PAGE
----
Note: If you are squeamish, then I advise you to skip the next 3 paragraphs.
I knew that it was a likelihood that my period would happen during this trip. I prepared by bringing supplies, both tampons and pads, as well as an extra toilet paper bag. That meant that for this trip my toilet trash bag consisted of two sets of gallon bags. The inner gallon bag of each set had Comet in it to keep the contents from stinking like anything but Comet. One outer gallon bag had nothing but air, but the other outer gallon bag had my period supplies.
And on Sunday morning, after I peed, I realized that it was a very good thing that I had brought those supplies, because I needed to use them for their intended purpose. By Sunday night, I realized that I was extremely lucky that it hasn’t started sooner, because I really hadn’t brought sufficient supplies for four days. But I had enough for 2.
And that explained the crampy feeling that I’d had since about 4 in the morning… I wasn’t rushed as we got ready to leave. This was supposed to be an easy day. We would be heading down and camping before a river crossing.
|We slept late enough for the sun to hit our camp before we left it,|
Even though the trail wasn’t exclusively downhill, I followed Ambrose for almost the entire day. I was not up to going fast or leading. I just wanted to be done with the day. Naproxen helped keep my cramps quiet, but my body still felt drained even when the pain wasn’t bad.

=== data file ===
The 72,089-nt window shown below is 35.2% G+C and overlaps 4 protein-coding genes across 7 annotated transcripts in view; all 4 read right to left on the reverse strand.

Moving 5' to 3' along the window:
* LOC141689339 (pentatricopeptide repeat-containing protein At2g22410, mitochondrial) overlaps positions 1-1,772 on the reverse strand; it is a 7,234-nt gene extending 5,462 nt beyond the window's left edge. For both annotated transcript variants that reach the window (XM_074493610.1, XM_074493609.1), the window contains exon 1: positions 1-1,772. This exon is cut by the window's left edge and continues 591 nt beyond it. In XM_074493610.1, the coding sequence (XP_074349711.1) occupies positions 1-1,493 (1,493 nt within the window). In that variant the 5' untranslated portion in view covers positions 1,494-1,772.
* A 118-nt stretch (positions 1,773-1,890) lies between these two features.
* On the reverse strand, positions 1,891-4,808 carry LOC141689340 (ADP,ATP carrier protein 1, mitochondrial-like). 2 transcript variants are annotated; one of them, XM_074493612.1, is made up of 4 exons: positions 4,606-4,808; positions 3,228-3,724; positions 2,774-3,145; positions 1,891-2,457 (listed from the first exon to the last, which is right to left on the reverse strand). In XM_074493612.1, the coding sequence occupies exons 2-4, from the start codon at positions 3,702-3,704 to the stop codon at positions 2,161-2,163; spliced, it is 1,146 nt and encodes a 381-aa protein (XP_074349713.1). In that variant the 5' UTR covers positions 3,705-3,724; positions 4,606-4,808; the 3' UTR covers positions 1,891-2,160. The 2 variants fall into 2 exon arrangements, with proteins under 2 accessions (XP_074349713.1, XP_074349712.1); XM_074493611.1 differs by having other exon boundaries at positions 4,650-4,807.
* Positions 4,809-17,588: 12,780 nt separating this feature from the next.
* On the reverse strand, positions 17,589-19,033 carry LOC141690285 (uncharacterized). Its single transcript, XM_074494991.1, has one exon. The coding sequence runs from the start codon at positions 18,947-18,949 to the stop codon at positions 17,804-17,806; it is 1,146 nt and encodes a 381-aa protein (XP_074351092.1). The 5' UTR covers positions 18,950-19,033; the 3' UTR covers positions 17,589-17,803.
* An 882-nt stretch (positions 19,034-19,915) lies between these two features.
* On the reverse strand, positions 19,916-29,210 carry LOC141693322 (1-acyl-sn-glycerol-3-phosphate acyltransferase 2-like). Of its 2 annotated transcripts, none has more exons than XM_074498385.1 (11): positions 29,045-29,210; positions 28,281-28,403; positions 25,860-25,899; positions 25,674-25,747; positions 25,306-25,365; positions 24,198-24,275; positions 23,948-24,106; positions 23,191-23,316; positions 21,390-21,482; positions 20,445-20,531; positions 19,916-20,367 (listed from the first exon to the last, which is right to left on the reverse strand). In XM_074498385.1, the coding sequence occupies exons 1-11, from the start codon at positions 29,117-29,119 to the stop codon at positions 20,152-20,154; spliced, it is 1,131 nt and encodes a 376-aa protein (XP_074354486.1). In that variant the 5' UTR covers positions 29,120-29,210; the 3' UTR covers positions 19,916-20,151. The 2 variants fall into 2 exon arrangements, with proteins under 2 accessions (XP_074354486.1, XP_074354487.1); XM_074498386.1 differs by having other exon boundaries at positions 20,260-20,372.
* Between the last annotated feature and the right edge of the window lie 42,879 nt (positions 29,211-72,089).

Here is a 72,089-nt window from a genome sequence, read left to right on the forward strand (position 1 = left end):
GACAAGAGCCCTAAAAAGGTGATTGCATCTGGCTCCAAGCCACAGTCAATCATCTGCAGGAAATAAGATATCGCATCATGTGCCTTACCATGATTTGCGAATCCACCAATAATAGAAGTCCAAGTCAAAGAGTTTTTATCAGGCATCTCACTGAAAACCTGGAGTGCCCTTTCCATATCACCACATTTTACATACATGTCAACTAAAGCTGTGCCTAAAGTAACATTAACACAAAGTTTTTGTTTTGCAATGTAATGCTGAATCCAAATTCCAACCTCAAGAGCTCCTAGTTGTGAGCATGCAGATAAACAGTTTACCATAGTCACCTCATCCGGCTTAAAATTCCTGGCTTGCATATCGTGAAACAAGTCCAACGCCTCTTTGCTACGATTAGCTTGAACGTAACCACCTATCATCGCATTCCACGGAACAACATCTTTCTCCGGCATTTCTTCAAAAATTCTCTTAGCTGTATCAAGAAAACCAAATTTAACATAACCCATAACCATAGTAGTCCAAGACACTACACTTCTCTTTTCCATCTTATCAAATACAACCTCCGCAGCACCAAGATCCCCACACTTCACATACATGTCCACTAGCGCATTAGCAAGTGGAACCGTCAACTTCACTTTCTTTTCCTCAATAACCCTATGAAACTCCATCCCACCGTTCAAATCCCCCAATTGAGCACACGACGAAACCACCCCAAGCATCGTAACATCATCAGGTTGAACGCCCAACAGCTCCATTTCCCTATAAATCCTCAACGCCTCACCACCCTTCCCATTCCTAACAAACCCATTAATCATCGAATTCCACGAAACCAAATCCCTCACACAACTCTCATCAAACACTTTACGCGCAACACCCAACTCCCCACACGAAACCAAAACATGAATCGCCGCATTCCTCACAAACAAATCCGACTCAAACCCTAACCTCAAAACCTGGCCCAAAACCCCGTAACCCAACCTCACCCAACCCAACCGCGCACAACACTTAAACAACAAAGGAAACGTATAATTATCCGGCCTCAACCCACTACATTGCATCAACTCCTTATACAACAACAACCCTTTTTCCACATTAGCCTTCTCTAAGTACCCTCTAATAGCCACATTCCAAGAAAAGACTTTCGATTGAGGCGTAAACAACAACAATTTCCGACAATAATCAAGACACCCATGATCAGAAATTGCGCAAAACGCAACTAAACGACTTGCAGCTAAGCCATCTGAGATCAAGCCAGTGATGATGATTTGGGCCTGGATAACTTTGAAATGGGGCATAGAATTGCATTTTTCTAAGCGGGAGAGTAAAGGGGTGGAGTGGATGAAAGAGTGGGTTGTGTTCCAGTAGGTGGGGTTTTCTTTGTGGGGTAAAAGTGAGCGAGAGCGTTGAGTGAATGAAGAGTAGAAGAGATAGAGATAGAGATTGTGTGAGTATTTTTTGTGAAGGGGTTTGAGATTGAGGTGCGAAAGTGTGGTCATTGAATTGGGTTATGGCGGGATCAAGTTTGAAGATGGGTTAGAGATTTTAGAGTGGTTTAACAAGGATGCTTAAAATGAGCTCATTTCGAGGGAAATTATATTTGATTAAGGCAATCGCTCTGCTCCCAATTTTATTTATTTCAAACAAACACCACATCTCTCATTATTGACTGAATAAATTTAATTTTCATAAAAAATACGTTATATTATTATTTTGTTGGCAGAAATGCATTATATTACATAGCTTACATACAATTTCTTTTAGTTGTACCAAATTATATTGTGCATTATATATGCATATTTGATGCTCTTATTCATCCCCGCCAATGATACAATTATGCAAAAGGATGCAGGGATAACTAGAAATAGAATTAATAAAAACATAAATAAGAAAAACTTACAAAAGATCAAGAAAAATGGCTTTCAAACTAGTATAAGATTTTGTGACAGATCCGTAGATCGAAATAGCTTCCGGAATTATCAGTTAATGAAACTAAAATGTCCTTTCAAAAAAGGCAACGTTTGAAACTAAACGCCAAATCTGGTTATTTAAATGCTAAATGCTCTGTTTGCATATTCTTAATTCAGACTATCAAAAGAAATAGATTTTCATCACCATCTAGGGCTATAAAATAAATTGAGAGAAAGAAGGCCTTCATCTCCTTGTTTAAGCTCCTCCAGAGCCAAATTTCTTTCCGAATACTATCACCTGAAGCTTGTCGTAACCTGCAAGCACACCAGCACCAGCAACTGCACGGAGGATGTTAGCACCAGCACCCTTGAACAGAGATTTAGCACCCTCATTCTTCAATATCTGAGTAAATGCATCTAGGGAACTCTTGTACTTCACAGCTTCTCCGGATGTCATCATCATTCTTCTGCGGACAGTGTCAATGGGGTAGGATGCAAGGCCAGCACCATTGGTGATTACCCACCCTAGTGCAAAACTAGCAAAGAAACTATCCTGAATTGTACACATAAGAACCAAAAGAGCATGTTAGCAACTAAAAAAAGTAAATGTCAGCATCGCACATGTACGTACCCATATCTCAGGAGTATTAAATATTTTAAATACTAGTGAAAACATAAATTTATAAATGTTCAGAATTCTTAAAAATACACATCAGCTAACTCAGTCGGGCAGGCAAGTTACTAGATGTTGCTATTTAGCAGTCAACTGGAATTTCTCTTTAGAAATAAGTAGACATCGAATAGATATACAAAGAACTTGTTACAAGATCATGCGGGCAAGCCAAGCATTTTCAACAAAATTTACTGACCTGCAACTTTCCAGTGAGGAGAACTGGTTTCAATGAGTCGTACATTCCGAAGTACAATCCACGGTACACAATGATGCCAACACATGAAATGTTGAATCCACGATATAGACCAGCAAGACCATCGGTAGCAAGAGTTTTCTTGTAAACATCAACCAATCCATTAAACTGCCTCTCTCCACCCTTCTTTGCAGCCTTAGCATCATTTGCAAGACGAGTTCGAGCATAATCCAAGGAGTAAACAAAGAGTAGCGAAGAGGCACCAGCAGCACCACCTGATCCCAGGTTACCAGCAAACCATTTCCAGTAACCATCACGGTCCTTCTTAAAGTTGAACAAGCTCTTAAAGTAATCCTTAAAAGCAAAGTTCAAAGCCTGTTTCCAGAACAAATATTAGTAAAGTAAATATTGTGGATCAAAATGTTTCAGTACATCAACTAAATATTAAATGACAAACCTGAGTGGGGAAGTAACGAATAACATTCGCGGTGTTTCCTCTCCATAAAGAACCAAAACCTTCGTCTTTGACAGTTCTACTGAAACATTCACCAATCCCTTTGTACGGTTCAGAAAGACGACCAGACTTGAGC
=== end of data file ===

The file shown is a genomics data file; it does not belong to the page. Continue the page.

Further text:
I went into complete pack mule mode. My only goal was to keep my nose pointed towards Ambrose’s butt.
Kinda awkward when he stopped abruptly, but it worked out for the most part.
|A small but deep stream crossing.|
We navigated a few switchbacks down to a stream crossing where we had to remove our boots yet again. After that, the steepness was less pronounced, though we still had a couple thousand feet of elevation to lose before we came to our camping spot. I was frustrated with the trail for not going faster.
I mean, it was beautiful. We walked through forests and meadows, waterfalls sparkling off of high canyon walls and profusions of flowers in every direction. But all I wanted to do was stop, maybe cry, and go to sleep.
|The water springs directly from the rock beneath the trail.|
We walked by a steam that sprung directly from the rock beneath the trail. Ambrose told me that that water should be safe to drink without filtering, because the rock it has passed through would have filtered it and not been contaminated by deer piss. I didn’t try it, but it was very pretty.
We passed by a trail junction that could lead us to Everly Lake and an unofficial path that led almost to the top of Mount Everly. At least, that’s what the guidebook told me. The sign had Benedict Creek on it, and I wasn’t feeling well enough to bother to check my map for where that might be.
The trail headed down a canyon after another deep, slow river crossing. The sun crept down the westerly wall as we hiked down the eastern side, sheltered from its rays. The footing was rocky at times, and we sometimes had to get around fallen trees, but for the most part I was able to keep my head down and hike on without thinking much.
We took a snack break after yet another river crossing. According to the map, we would cross one more time before we stayed on the side our camp would be. More switchbacks and painfully green meadows drenched in sunshine preceded a moment of getting lost. The trail simply disappeared in the deep grasses. Ambrose went one way and I went another and soon we saw that we had reached the crossing. Again, a boots off affair.